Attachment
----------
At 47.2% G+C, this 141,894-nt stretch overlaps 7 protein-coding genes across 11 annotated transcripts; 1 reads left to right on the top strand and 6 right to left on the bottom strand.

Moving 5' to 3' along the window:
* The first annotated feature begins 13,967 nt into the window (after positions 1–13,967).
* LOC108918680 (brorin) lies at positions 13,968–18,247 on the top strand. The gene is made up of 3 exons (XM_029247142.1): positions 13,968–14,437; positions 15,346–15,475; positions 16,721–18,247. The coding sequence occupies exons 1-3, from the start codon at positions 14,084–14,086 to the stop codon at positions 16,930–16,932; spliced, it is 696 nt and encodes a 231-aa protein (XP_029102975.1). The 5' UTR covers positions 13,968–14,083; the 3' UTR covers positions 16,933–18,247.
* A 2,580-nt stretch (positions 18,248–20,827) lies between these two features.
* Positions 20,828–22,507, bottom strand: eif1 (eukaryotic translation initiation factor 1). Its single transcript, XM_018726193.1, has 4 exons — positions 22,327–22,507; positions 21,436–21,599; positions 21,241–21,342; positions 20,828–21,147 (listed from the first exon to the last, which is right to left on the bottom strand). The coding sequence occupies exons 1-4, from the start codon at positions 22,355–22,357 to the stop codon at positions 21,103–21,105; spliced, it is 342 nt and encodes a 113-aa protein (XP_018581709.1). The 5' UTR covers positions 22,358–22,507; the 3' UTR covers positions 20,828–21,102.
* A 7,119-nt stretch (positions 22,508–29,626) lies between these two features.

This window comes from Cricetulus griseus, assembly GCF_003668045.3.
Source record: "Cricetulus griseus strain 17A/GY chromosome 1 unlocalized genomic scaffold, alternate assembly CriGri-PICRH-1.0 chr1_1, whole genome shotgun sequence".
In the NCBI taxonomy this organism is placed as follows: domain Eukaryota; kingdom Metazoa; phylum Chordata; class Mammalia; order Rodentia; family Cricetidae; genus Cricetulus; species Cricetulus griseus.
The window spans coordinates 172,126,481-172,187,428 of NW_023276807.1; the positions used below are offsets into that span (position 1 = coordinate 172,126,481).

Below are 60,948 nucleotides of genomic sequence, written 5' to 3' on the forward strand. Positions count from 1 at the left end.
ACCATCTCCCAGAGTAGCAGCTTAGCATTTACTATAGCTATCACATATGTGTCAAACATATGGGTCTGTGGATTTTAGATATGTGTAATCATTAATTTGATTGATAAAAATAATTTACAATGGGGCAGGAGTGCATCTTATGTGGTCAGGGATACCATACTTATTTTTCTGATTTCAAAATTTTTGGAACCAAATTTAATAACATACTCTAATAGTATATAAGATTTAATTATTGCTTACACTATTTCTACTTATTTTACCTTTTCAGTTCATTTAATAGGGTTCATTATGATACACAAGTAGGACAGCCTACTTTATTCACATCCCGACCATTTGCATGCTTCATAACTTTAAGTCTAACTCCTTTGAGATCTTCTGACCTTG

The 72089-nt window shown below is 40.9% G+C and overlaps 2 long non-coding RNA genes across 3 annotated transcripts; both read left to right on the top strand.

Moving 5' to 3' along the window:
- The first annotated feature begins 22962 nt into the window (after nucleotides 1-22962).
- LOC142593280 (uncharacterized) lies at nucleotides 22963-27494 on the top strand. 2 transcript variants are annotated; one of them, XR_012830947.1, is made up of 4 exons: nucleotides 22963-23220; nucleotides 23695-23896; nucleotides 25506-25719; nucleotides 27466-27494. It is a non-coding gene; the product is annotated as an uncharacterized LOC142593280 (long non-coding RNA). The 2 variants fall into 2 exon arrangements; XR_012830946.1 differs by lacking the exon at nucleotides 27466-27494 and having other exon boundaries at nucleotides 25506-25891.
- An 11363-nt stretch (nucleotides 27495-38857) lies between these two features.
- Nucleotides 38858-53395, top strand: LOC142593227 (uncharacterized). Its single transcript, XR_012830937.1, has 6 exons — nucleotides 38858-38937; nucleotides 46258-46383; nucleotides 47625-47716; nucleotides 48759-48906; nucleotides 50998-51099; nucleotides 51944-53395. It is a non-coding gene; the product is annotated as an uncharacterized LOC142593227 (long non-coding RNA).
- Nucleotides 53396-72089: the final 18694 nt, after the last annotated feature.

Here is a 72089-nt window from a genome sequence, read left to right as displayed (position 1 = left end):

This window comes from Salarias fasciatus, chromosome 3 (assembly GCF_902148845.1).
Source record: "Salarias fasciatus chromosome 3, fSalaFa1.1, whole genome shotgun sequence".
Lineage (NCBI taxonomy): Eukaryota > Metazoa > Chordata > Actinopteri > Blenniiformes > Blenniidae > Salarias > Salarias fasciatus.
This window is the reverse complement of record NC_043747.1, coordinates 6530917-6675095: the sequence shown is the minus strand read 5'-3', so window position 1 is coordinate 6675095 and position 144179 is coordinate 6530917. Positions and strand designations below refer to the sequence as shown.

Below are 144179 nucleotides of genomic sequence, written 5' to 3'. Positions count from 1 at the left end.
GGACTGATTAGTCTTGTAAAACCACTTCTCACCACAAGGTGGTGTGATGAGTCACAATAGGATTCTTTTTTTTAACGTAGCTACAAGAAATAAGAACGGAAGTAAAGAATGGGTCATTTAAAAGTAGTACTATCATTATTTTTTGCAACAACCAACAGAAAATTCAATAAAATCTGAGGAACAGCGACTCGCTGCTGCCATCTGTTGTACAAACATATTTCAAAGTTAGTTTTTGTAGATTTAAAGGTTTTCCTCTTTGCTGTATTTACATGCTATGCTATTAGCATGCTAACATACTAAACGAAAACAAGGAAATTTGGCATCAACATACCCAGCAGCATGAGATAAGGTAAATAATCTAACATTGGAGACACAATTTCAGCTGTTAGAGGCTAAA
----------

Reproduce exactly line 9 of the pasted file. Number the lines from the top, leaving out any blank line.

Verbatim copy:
Source record: "Cricetulus griseus strain 17A/GY chromosome 1 unlocalized genomic scaffold, alternate assembly CriGri-PICRH-1.0 chr1_1, whole genome shotgun sequence".